(b) peanut butter product comprising finely ground peanuts, up to 3% peanut oil, salt;

(c) cookie product comprising inner core of flour, shortening, flavoring and fructose enrobed in outer layer of flour, shortening, flavoring and sucrose;

(d) brownie snack product comprising commercial DUNCAN HINES brownie mix;

(e) soy-based meat analog product comprising a 50:1 (wt.) mixture of de-oiled soybean meal and egg whites, extruded, in patty or chunk form;

(f) infant formulation in powder or liquid form comprising sterilized soy powder or soy "milk", vanilla flavor, preservative.

When practicing the present invention in combination with a source of calcium, it is preferred to use calcium citrate malate, prepared in the following manner.

EXAMPLE XIII

Preparation of Calcium Citrate-Malate

A calcium citrate-malate solution is prepared by dissolving 2 parts sucrose and then 0.1 part citric and 0.28 part malic acids in 28.19 parts water. Calcium hydroxide (0.22 part) is added and the mixture is agitated. This solution can be used directly to prepare beverages, or can be freeze-dried to use in solid mineral supplements.

Potentiators

The foregoing compositions function exceptionally well as iron supplements, even in the presence of calcium, especially calcium citrate malate. However, it has now also been determined that certain materials act as "potentiators", which still further enhance the bioavailability of calcium. Fructose is one such potentiator, and other carbohydrates, such as sucrose, function similarly, albeit less well than fructose.

However, iron bioavailability is somewhat impaired by the administration of calcium, and this impairment remains, even in the presence of usually-found levels of carbohydrates, including fructose.

It has now been found that citric acid (or citrates) and tartaric acid (tartrates) partially alleviate calcium's inhibitory effect on iron, and mixtures of citric/ascorbic acid (or citrate/ ascorbate mixtures), do overcome the inhibitory effect.

Accordingly, in a preferred mode, this invention also uses a potentiating amount of citrate; or, preferably, citrate/ascorbate; or, citrate/fructose; or, citrate/ascorbate/fructose, or like tartrate combinations, to potentiate iron and calcium bioavailability when these minerals are administered conjointly. It will be appreciated by the formulator that these potentiators can simply be added to the above-exemplified compositions, if not already inherently present.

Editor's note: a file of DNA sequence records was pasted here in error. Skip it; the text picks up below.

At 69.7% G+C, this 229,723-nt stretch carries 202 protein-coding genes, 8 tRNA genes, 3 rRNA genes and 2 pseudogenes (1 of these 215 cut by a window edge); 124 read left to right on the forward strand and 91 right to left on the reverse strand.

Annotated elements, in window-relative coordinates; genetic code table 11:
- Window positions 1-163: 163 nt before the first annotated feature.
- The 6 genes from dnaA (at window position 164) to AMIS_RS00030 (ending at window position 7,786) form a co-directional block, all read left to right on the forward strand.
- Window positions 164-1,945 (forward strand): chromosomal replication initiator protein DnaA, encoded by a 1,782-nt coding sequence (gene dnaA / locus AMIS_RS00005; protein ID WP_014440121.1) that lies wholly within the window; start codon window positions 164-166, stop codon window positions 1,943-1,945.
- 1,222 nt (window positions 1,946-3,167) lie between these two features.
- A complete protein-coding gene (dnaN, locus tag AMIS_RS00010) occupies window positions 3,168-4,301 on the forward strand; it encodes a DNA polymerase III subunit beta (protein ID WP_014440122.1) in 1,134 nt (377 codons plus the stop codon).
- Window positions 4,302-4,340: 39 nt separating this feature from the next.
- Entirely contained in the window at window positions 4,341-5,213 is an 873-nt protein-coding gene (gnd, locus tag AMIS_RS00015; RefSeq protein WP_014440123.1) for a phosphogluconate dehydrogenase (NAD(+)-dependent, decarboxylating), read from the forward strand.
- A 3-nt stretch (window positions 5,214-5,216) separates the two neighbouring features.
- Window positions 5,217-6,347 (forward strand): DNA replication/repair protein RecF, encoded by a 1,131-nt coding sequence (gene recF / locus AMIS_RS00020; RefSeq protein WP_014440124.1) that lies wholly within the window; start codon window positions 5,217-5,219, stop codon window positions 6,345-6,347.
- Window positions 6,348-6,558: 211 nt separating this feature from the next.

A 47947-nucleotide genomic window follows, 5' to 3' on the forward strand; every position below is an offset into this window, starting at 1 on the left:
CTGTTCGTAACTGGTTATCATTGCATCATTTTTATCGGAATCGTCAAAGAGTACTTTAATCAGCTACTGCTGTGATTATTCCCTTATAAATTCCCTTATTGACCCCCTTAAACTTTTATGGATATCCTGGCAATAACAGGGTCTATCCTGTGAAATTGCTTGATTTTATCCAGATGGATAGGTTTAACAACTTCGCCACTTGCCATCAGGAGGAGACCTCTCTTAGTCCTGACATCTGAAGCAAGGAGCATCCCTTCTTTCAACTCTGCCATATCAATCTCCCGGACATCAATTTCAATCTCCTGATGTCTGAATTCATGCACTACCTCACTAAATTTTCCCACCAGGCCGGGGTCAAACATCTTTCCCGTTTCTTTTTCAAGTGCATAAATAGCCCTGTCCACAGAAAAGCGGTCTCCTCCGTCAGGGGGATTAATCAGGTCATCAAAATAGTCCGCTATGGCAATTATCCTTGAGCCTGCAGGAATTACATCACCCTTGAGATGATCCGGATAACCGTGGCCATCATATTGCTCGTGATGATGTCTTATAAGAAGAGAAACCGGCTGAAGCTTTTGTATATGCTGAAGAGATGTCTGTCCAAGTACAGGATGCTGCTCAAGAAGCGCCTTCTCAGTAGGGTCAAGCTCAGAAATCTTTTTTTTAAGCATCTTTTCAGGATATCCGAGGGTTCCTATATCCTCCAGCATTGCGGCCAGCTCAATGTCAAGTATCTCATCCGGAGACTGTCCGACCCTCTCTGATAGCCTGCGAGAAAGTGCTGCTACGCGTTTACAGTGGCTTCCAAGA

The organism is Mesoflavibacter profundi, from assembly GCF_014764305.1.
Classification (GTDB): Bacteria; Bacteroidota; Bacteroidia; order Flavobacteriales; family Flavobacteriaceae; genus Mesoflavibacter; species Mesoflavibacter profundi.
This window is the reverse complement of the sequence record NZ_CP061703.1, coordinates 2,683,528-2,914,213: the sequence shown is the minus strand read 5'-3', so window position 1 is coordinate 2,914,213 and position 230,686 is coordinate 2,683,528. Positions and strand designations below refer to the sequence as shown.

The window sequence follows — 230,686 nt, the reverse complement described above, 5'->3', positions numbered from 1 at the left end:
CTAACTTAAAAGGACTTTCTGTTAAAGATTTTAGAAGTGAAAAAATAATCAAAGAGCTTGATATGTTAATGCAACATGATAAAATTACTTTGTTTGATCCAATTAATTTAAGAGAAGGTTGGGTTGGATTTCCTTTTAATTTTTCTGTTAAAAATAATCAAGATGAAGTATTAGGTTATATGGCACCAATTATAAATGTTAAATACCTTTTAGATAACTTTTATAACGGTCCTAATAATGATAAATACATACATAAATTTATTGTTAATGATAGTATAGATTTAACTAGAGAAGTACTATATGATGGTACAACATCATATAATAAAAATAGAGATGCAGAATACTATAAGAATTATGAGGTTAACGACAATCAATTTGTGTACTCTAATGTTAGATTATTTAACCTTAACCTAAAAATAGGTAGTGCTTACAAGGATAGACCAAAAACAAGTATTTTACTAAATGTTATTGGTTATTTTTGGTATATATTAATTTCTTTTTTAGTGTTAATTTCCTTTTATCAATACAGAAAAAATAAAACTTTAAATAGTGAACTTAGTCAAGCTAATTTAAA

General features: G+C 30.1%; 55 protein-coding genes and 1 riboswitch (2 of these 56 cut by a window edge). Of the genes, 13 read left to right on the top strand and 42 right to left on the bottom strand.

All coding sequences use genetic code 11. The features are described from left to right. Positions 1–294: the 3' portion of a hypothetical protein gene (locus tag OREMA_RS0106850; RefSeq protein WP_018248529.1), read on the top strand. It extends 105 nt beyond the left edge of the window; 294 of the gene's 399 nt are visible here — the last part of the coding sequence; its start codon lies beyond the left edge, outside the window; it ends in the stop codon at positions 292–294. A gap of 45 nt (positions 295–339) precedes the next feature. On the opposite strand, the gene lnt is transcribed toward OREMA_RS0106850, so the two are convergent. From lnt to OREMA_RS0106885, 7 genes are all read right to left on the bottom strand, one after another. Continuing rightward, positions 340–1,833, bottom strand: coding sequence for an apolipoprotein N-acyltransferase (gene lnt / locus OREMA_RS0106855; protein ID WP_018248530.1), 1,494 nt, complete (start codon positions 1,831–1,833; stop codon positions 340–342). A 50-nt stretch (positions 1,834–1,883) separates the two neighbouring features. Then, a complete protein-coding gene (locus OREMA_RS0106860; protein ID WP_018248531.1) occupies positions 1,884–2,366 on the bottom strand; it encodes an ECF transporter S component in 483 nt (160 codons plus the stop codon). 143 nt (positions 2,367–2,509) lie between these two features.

By "potentiating amount" of the citrate, tartrate, ascorbate, carbohydrate (especially fructose), and mixtures thereof, materials used herein is meant an amount sufficient to further enhance uptake and bioavailability of iron and calcium when administered to humans or lower animals. Of course, even small amounts of these potentiators have some beneficial effect. However, it is preferred to use sufficient potentiator to provide bioavailability levels of the iron/calcium mixtures which are essentially equivalent to iron and calcium supplements when administered separately, and several hours apart. Fortunately, the potentiators used herein are entirely safe for consumption, so there is essentially no upper limit to the amount that can be safely ingested. Moreover, in practical terms, the potentiators are inexpensive, so there is no need for the formulator to carefully balance benefit/cost ratios. Typically, then, the citrate, tartrate and ascorbate potentiators are used in a weight ratio with the minerals (calculated as iron and calcium per se, discounting associated ions or ligands) of potentiator:mineral ranging from 1000:1 to 1:3, generally 3:1 to 1:1. The fructose potentiator may be used in much higher ratios, say, 106 :1, since the formulator may also find it useful to include fructose, not only for its potentiating effect, but also for its bulk sweetener effect.

EXAMPLE XIV

Mineral Supplement

A powdered mineral supplement comprises 2,000 mg calcium carbonate, 15 mg iron (II) fructate-malate, prepared in the manner of Example XI, 250 mg citric acid and 100 mg ascorbic acid.